C-Murder: Rapper Lives His Lyrics
Not long after his incarceration began, it was announced that Corey had allegedly conspired with two Jefferson Parish Sheriff's Office deputies, who doubled as prison guards, to smuggle a cell phone and its charger into Corey's cell. According to Assistant District Attorney Douglas Freese, who was assigned to prosecute the case, the high-profile prisoner wasn't simply planning to use the cell phone to chit-chat with friends and family: he was allegedly intending to use it to locate and intimidate potential witnesses in the murder case against him. Normally pay phones are available, on a limited basis, to inmates of Jefferson Parish Prison. They can call friends, family and their lawyers, but conversations on the pay phones are routinely monitored by prison authorities (except in cases where attorney-client privileges apply). Not so with cellphones, which operate on outside frequencies.
The two deputies accused of helping Corey acquire the phone were fired by Jefferson Parish Sheriff Harry Lee and the phone and its charger were confiscated. The three of them were later charged with conspiracy to introduce contraband into the jail and bribery. The two deputies were charged with malfeasance in office and later sentenced to two years each in prison.
Corey admitted to being at the Platinum Club on the night of the shooting but denied being involved in the incident. His chief attorney, Ronald Rakosky denied that his client was planning to use the cell phone to intimidate witnesses.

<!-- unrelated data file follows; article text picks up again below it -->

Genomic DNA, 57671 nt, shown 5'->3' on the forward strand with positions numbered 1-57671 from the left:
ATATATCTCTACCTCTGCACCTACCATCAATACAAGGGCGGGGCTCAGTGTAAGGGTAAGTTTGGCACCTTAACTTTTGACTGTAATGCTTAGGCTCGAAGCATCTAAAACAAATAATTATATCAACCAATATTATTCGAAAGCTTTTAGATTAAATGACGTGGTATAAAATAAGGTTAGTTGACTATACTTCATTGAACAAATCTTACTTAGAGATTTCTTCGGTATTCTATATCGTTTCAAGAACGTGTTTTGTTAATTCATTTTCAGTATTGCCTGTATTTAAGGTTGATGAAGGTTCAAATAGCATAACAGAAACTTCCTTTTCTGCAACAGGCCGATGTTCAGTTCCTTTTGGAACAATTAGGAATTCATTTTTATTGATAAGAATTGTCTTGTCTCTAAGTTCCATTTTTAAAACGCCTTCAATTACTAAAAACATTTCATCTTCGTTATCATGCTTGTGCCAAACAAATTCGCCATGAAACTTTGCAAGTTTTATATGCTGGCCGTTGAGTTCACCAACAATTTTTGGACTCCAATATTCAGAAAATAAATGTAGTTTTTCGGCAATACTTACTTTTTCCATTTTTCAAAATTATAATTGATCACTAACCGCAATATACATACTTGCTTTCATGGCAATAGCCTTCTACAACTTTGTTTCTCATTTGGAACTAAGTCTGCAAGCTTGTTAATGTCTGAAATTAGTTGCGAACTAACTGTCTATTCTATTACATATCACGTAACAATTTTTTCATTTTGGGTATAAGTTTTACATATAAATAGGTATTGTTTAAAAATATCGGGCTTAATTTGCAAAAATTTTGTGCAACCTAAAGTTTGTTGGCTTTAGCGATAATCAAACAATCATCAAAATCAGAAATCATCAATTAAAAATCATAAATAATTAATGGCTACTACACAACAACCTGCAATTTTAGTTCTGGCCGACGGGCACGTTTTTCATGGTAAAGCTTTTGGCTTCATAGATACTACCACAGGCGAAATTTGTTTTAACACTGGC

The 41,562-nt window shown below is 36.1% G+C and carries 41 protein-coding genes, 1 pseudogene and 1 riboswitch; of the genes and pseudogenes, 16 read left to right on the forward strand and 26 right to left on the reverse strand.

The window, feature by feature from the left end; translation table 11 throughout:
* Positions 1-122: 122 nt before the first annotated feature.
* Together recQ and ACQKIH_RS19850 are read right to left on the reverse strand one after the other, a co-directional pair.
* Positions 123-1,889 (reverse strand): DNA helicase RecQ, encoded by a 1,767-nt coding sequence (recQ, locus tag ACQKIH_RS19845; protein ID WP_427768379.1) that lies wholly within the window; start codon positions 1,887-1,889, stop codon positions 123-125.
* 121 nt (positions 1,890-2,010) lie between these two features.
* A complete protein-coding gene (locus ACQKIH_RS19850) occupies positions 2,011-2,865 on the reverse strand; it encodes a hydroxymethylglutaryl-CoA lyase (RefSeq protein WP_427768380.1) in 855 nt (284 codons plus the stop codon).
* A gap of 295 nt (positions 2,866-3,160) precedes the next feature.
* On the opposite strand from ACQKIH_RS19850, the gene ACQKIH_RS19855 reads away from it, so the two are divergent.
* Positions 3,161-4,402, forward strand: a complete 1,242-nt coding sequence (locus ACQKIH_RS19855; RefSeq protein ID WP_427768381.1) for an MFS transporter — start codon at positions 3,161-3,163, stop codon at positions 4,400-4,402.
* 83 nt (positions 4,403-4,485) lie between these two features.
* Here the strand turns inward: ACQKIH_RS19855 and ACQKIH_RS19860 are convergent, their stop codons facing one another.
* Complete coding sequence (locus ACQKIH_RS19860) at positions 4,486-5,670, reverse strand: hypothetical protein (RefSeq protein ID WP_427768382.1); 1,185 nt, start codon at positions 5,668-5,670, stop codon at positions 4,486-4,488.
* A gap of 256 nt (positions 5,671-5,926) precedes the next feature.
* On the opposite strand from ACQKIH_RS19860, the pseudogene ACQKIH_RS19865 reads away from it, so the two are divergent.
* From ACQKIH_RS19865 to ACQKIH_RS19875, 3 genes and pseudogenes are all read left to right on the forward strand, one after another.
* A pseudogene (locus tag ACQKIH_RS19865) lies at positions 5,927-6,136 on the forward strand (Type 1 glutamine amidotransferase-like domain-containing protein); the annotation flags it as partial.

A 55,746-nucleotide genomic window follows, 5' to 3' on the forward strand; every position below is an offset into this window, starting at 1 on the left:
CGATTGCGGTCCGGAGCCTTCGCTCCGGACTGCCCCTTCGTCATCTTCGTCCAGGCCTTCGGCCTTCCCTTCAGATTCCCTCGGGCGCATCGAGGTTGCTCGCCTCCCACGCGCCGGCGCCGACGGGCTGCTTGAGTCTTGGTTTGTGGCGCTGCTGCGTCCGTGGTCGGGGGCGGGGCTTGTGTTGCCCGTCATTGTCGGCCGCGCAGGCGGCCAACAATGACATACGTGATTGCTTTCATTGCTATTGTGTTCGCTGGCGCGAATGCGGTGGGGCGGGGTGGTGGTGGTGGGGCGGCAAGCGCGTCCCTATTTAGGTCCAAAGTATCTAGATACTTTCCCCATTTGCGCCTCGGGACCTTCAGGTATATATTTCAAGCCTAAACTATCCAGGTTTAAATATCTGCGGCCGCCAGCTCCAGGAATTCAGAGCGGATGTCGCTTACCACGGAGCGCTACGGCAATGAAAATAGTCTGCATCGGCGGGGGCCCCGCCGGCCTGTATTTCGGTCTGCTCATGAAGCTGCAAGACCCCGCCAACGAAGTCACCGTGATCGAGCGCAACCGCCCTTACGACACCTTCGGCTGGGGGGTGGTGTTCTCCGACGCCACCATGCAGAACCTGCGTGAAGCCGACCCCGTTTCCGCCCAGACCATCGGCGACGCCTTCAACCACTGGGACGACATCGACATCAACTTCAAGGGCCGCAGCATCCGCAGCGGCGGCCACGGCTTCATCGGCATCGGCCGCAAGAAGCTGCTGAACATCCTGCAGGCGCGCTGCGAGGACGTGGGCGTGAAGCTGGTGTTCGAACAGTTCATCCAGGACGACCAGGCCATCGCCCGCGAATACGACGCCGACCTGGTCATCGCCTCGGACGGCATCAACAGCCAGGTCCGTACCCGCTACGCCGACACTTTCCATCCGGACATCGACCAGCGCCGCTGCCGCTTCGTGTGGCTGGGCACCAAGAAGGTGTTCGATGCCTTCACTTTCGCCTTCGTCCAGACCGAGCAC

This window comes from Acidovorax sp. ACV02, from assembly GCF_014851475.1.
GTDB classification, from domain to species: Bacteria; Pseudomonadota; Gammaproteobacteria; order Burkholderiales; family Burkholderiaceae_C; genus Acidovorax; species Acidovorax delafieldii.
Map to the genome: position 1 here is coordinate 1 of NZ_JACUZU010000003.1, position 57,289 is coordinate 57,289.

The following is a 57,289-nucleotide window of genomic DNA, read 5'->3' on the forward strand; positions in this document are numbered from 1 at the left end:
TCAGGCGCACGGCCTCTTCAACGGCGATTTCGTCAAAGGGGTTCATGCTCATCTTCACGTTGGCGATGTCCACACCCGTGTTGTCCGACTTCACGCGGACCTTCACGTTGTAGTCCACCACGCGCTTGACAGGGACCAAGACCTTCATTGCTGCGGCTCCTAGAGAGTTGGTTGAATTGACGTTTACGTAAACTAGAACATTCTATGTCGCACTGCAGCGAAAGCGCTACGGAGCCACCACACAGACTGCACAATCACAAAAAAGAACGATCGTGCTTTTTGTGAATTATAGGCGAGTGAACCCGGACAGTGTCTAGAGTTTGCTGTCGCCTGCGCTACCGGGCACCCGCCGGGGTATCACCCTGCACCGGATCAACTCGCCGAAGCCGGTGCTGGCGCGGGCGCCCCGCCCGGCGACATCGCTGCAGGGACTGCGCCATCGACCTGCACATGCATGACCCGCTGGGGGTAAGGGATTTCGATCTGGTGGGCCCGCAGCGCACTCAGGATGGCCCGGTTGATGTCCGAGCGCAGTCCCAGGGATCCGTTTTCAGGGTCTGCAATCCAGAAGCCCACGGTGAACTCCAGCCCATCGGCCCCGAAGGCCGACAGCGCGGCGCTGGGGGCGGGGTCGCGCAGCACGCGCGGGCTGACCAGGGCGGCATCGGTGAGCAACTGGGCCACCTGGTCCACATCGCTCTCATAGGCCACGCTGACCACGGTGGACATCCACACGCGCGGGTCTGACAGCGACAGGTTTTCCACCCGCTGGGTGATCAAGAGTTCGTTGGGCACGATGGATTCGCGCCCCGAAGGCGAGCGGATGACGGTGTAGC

Several months later, adding to Corey's woes, a prisoner of the correctional facility who claimed to have spoken with Corey and whose name was being withheld by authorities, said the rapper admitted killing Thomas in one of their conversations. The inmate, referred to only as "John Doe," told a pre-trial hearing before Judge Sassone that Corey also told him that he knew where Freese lived and he knew that the Assistant DA had children. Corey, according to the inmate, said he was "going to reach out and touch him" (Freese). When asked by Rakosky what he thought the statement meant, the inmate replied, "The statement speaks for itself," implying that Corey was threatening harm against Freese and/or his children.
The unnamed inmate told the hearing that Corey made this statement shortly after he had a visit from Master P in June. He claimed Corey told him that he was at the Platinum Club on the night of January 12 and that, during the argument with Thomas, Corey grabbed a gun from one of his nearby friends and shot Thomas in the chest with it. "I'm not some studio gangster," the inmate quoted Corey as saying.
Regarding the cellphone, the inmate said Corey told him he wanted to use the phone to tell potential witnesses that it "would either go smooth or it would go full-fledged," the latter term being understood to mean that a witness could be killed for testifying against him. Under cross examination by Rakosky, the inmate testified that he was being held on forgery and drug charges and, because of his criminal past, he could get a life sentence. He admitted to hoping that, by ratting out Corey, it would weigh in his favor for plea bargaining a lighter sentence. However, he said he received no official promises one way or another.
Also at the pre-trial hearing, Freese showed the judge the videotape of Corey attempting to fire his weapon at the club owner and bouncer in Baton Rouge nearly a year earlier. Sassone ruled that the tape was proper to admit into evidence at the jury trial. Rakosky argued, unsuccessfully, that since no shots were fired in the Baton Rouge incident, the tape was irrelevant and would be prejudicial to his client.
After the hearing, Freese said steps were being taken to ensure his safety and that of his family. Corey was then forbidden to have visits from friends and family and he could only communicate to them through letters which could be read by authorities.